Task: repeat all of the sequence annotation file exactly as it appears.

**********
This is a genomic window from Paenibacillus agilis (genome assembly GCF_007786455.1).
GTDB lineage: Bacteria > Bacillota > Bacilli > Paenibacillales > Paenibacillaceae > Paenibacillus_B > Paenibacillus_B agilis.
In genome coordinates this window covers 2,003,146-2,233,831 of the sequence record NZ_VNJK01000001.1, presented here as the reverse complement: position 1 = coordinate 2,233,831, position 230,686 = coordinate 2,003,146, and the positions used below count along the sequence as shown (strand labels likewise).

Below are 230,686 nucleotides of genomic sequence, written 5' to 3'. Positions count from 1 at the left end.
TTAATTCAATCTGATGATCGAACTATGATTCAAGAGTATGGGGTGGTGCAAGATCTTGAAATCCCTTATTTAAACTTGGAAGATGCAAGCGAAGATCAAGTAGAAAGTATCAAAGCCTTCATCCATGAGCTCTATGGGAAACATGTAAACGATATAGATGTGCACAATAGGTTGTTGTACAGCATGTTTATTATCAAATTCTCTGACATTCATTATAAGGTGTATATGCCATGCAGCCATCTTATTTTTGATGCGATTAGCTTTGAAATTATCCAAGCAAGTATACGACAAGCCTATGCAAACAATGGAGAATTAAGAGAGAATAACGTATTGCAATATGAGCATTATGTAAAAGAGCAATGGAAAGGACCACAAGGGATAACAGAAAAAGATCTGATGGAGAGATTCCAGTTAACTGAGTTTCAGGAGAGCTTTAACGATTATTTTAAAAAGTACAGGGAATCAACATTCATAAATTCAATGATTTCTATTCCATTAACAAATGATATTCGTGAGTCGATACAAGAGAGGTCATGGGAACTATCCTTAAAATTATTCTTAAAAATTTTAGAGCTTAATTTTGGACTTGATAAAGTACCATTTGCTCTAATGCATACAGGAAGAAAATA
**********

This is a genomic window from Paenibacillus agilis (genome assembly GCF_007786455.1).
GTDB lineage: Bacteria > Bacillota > Bacilli > Paenibacillales > Paenibacillaceae > Paenibacillus_B > Paenibacillus_B agilis.
In genome coordinates this window covers 2,003,146-2,233,831 of the sequence record NZ_VNJK01000001.1, presented here as the reverse complement: position 1 = coordinate 2,233,831, position 230,686 = coordinate 2,003,146, and the positions used below count along the sequence as shown (strand labels likewise).

Below are 230,686 nucleotides of genomic sequence, written 5' to 3'. Positions count from 1 at the left end.
TTAATTCAATCTGATGATCGAACTATGATTCAAGAGTATGGGGTGGTGCAAGATCTTGAAATCCCTTATTTAAACTTGGAAGATGCAAGCGAAGATCAAGTAGAAAGTATCAAAGCCTTCATCCATGAGCTCTATGGGAAACATGTAAACGATATAGATGTGCACAATAGGTTGTTGTACAGCATGTTTATTATCAAATTCTCTGACATTCATTATAAGGTGTATATGCCATGCAGCCATCTTATTTTTGATGCGATTAGCTTTGAAATTATCCAAGCAAGTATACGACAAGCCTATGCAAACAATGGAGAATTAAGAGAGAATAACGTATTGCAATATGAGCATTATGTAAAAGAGCAATGGAAAGGACCACAAGGGATAACAGAAAAAGATCTGATGGAGAGATTCCAGTTAACTGAGTTTCAGGAGAGCTTTAACGATTATTTTAAAAAGTACAGGGAATCAACATTCATAAATTCAATGATTTCTATTCCATTAACAAATGATATTCGTGAGTCGATACAAGAGAGGTCATGGGAACTATCCTTAAAATTATTCTTAAAAATTTTAGAGCTTAATTTTGGACTTGATAAAGTACCATTTGCTCTAATGCATACAGGAAGAAAATA